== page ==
Flood Awareness and Education

  • This is a social measure that creates awareness and imparts knowledge about floods among various stakeholders.
  • It aims to enhance preparedness and response capacity by providing information on flood hazards, risks, mitigation measures, early warning systems, evacuation routes, emergency contacts, etc.

National interlinking of rivers

  • An estimate indicated that the national interlinking of rivers can manage floods by channelling water from flood-prone to drought-prone areas, irrigating 34 million hectares.
  • The idea was first suggested in 1919 by Arthur Cotton, chief engineer of the Madras Presidency.
  • After independence, it was again proposed by KL Rao in 1960.
  • In 2020, the GOI announced that it plans to interlink the Krishna, Godavari, Cauvery and Pennar rivers with a project estimate of Rs 60,000 crore.

Way Forward to preserve and protect Waterbodies

  • The Standing Committee on Water Resources suggested repairing and removing encroachment of water bodies.
  • The Central Pollution Control Board prepared ‘Indicative Guidelines for Restoration of Water Bodies’ and suggested removing the encroachment and blockades of waterbodies.
  • NWP 2002 suggested a rainwater harvesting structure (RWHS) programme for managing ground and surface water.
    • An estimate found that 1,000 litres of water can be preserved annually through RWHS for each square metre of area.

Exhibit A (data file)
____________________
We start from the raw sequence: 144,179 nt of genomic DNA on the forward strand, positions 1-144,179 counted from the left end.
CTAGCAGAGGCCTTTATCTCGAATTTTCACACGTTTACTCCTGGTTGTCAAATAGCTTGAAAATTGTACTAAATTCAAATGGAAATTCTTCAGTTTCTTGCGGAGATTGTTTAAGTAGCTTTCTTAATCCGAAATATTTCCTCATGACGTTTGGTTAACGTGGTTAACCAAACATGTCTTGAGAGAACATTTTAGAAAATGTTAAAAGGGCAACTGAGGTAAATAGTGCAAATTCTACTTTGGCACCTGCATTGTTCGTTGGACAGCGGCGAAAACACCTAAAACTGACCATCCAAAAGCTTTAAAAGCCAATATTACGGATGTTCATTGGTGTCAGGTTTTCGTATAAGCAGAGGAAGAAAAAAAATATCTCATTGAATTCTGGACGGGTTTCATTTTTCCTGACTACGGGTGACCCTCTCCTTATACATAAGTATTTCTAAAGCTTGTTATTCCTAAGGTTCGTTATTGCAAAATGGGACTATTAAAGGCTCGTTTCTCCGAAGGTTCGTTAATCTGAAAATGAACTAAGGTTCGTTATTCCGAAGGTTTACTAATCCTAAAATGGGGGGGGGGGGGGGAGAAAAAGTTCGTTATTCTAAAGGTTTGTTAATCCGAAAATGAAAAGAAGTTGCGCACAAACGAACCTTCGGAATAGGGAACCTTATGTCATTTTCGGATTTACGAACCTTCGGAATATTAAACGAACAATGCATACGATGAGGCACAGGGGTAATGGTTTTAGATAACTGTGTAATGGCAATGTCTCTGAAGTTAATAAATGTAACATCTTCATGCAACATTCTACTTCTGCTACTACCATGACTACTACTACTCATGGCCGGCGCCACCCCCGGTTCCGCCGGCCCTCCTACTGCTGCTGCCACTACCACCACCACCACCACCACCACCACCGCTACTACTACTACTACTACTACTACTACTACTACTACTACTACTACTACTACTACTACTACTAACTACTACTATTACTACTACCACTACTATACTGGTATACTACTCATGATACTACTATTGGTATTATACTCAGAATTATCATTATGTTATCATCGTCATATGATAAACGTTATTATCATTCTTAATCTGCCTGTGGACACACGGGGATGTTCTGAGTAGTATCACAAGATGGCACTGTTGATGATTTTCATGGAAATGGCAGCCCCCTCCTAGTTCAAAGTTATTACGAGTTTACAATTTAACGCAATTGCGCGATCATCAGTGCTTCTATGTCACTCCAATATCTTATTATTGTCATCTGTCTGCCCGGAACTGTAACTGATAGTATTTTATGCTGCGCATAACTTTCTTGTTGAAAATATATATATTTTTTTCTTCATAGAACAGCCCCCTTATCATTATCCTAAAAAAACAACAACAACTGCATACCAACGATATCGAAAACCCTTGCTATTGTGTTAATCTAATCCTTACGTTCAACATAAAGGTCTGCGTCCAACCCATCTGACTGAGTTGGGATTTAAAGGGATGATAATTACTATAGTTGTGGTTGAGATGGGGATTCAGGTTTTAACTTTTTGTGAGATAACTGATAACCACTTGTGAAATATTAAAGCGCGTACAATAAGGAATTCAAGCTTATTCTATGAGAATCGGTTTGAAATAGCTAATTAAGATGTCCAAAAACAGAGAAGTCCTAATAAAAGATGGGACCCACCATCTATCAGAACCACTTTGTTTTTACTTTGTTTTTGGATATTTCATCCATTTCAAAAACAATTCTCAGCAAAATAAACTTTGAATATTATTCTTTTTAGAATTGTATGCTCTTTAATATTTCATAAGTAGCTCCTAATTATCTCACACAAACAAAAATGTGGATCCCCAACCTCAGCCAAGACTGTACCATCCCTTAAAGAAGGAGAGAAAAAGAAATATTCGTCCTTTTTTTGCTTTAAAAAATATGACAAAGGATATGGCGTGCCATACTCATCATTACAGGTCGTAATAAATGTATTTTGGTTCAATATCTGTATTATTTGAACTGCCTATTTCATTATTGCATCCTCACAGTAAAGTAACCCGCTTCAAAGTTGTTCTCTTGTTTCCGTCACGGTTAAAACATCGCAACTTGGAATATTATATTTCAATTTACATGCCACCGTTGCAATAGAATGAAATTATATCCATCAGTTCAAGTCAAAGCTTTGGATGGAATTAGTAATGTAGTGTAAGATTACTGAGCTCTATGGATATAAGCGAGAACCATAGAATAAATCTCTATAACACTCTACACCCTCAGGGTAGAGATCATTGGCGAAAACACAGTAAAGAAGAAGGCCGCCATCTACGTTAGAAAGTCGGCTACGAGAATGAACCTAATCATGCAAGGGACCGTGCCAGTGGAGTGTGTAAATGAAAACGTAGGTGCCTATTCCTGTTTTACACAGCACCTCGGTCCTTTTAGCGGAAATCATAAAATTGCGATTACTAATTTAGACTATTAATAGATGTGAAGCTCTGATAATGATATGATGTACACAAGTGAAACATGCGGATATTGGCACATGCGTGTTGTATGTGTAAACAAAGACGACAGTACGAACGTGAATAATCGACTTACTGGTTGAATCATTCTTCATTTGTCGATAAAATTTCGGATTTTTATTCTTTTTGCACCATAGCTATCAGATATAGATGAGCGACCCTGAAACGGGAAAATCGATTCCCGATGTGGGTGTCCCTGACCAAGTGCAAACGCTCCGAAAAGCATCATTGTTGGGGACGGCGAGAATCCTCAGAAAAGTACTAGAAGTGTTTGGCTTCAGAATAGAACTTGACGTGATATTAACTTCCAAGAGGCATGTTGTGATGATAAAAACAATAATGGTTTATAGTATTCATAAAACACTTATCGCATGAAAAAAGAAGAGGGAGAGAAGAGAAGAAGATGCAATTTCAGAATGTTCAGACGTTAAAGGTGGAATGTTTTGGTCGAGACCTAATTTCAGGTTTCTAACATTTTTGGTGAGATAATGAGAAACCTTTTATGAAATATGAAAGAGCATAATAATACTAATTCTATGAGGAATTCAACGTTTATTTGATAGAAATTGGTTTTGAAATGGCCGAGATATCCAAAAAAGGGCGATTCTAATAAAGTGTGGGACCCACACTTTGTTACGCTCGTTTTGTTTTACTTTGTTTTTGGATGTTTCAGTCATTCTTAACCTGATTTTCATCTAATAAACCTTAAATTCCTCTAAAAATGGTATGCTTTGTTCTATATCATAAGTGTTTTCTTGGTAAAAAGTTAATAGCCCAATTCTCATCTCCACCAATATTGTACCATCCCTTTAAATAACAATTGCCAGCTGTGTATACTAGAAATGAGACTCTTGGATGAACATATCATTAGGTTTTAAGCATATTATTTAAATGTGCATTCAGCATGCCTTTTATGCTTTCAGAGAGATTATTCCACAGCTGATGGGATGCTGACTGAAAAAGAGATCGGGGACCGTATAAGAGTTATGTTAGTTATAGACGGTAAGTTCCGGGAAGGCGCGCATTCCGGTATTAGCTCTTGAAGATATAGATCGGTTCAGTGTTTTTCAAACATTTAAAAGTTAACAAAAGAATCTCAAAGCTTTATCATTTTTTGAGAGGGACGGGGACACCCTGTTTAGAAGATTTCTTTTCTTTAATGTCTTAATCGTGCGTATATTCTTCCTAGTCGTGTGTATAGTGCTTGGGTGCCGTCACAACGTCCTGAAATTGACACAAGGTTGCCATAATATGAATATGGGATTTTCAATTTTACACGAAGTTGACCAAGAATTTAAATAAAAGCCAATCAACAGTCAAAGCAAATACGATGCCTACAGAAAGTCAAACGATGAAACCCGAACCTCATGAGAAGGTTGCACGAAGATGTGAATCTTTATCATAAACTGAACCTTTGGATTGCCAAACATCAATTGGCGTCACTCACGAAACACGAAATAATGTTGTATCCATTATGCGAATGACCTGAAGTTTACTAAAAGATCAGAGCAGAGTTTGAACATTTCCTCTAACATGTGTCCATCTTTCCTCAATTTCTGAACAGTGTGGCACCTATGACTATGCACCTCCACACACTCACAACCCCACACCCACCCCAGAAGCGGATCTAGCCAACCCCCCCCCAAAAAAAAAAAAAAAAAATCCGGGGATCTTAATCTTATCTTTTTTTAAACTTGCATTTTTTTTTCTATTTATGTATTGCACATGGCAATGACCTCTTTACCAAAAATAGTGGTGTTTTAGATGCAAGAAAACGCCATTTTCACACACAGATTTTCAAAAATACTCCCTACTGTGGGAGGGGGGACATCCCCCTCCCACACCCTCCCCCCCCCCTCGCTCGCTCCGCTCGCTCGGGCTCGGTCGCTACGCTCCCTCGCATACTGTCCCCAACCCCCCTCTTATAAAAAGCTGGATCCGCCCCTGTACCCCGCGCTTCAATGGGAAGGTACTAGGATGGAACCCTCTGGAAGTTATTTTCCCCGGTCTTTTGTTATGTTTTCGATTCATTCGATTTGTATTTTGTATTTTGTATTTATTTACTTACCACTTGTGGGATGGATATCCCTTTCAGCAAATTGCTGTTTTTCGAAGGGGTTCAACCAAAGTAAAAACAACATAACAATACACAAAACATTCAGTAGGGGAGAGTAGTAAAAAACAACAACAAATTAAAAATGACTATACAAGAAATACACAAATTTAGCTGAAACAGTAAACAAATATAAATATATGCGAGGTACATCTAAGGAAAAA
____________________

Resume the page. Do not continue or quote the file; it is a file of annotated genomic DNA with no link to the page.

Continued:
• A house of a 200 square metre area can maintain 200,000 litres of water annually, which translates to more than the WHO norm of 750 litres per day for a household.
  • The Centre must bring out the state-wise actual statistics of waterbodies from its documents since independence.
  • The government must desilt and strengthen the bunds of the waterbodies.
    • After the first round, the government can give management responsibility to local administrations such as the Panchayat, municipalities and corporations.
  • The local authorities must revamp the small channels and link them with the ponds/rivers.
  • The district collector can visit the local administration to verify the management of water bodies. If their work is satisfactory, the government may allocate funds for other development projects such as overhead tanks, roads, drinking water and ditches, among others.